France was the original home of the European sport climbing movement, places like Buoux were world famous climbing destinations. It must be quite nice with DNA and Bibliographie (climbed last year) to see France at the pinnacle of the sport climbing scene again, it’s the place where all the hardest routes are going down lately. What do you think it is about France that makes it such an amazing sport climbing destination?
I think France has the potential to again become the world’s most famous sport climbing destination because of the quality of the rock and the climbing. Lately, I think in Spain, Chris Sharma and those guys made some great developments and I think the fashion has been there definitely. But, I think it’s slowly changing because Chris isn’t climbing as much anymore - he’s climbing for sure and he’s still super strong but he’s not making those big movies anymore.
Do you think you could replicate the influence Chris had but for the French scene?
I hope, I hope! Yeah, let’s see how it goes but it would be cool, no? To develop France a bit more and attract people there, that could be nice, no?
Why did you call it DNA?
Well, DNA because climbing is a sport that has rock as its DNA, the DNA of climbing is rock climbing exactly but now we have lots of competitions and things like the Olympic Games. So, firstly for this but then DNA, this crag, this route, the Verdon Gorge and tufa climbing is kind of like my DNA and I’ve been practicing this for years, I’m really happy when I do this. Also DNA because the way of processing, putting a lot of energy and hard work into one climb isn’t that easy but I think it’s in my DNA to have such a big experience like this.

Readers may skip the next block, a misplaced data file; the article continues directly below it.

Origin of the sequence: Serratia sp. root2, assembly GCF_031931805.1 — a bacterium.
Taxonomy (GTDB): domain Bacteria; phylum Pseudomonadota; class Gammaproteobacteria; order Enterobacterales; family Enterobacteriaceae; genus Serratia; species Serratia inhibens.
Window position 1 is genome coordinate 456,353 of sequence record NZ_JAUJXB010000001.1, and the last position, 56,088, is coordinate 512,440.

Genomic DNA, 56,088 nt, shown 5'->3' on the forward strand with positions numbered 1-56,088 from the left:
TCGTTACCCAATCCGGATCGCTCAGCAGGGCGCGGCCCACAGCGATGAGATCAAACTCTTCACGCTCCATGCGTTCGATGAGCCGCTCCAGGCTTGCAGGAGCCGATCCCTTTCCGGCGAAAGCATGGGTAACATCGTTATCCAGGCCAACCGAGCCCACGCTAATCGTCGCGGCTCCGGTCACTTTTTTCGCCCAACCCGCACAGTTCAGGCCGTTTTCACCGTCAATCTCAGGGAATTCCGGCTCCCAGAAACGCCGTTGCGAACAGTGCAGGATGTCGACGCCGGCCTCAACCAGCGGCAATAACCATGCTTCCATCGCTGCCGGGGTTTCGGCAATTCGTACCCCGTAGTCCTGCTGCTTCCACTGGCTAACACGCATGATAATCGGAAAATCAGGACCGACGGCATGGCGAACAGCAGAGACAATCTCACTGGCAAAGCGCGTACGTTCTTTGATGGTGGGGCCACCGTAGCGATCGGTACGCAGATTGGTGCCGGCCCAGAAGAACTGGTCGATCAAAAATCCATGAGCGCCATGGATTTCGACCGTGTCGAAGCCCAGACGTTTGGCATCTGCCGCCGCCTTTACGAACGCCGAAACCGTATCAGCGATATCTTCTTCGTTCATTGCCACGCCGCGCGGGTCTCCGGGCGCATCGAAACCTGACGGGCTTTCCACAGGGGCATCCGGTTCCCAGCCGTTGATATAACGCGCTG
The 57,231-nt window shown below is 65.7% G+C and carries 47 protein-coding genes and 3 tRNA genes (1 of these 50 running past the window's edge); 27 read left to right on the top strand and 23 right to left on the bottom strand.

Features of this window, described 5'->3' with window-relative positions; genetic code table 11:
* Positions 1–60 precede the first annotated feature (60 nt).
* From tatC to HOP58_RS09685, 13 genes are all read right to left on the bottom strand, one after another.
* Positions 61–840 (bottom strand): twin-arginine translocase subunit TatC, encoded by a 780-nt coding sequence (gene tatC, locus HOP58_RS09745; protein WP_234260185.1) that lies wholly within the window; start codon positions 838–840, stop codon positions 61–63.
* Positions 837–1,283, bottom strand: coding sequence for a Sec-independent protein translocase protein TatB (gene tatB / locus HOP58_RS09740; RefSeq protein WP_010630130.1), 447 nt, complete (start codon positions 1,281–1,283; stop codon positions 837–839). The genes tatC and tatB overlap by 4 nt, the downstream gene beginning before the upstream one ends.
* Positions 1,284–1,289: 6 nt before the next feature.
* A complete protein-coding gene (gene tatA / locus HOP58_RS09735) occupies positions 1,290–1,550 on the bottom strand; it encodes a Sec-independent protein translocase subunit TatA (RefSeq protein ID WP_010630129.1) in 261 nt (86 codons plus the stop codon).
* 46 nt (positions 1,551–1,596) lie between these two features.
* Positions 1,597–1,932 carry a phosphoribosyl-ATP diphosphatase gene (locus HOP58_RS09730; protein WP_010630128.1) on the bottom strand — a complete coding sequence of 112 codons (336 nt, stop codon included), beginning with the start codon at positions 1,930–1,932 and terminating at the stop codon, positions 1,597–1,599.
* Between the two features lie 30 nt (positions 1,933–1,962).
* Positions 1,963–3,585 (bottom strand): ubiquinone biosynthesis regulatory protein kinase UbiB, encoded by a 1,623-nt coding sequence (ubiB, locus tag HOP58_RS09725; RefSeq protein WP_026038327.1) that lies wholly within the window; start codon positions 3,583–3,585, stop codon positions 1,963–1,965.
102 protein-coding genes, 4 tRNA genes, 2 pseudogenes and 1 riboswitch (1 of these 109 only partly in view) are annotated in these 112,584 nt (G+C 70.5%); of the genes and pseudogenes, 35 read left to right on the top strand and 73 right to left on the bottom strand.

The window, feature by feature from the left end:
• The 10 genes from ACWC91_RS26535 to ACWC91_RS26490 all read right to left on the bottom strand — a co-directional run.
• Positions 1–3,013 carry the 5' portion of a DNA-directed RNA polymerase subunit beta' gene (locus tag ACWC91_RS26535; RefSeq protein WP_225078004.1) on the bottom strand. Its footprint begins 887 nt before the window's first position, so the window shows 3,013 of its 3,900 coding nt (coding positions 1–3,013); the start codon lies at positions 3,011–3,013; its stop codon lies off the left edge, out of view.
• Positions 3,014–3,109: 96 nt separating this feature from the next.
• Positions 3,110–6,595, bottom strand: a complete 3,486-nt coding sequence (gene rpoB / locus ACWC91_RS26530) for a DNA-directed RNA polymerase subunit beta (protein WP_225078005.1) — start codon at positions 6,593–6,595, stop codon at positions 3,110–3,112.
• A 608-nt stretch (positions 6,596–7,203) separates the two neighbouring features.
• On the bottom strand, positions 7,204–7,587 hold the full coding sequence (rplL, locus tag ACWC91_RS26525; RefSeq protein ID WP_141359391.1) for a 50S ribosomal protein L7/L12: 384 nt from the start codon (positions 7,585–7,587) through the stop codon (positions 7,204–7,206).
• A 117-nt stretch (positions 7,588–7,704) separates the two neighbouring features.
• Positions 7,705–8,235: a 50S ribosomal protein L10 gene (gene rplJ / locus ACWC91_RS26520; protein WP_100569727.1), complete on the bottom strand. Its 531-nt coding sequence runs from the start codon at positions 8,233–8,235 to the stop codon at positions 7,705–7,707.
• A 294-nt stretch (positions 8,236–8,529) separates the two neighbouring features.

So Seb, talking about DNA, you’ve been with EB for quite a long time. It could be said that EB are a part of your DNA and you definitely of theirs after such a long partnership. You’ve developed shoes with them and the current range of EB shoes we see now has largely been developed around you. How long have you been with EB and how did that relationship start?
Well, Fred (Tuscan, EB owner) has known me since I was a child. So when I started climbing hard, he contacted me and said ‘Hey, do you remember me?’ I said ‘Yeah, yeah’ and we started a small partnership. Year by year, I was growing and EB was growing too so it was a good opportunity to grow together. I like the shoes and then it was like cool, perfect, go ahead with them.
What climbing shoe did you wear on the ascent of DNA?
I was wearing a prototype version of the Balboa.
What are your favourite EB shoe models and what type of climbing do you use each of the models for (favourite shoe for bouldering/routes etc.)?
I think the Balboa is great. The Django is cool too.
You were heavily involved in the development of the Balboa, could you tell us a little bit about the this process and where this shoe fits into your climbing?
I think I had 10 or 15 prototypes where I asked for new climbing generation changes and technologies. I wanted something to suit the big overhangs and steep walls with high drop knees, not something designed for slabby walls because the Django is cool but it’s cool for the technical walls at Ceuse, Oliana and the Verdon Gorge. But, when you have to climb on the steep overhang, it’s very cool to have this kind of soft new shoe.
So, would you say this is where the Balboa fits into your climbing, in big overhanging caves?
And lastly Seb, what’s next for you? You’re obviously close on Bibliographie and going to Ceuse tomorrow, but have you got any more projects or goals lined up?
Yeah yeah but I’m only going to Ceuse for three days because I have things to come back for like meetings.
Well, it’s been great to chat Seb, thanks for this and best of luck in Ceuse!
Thank you, bye bye!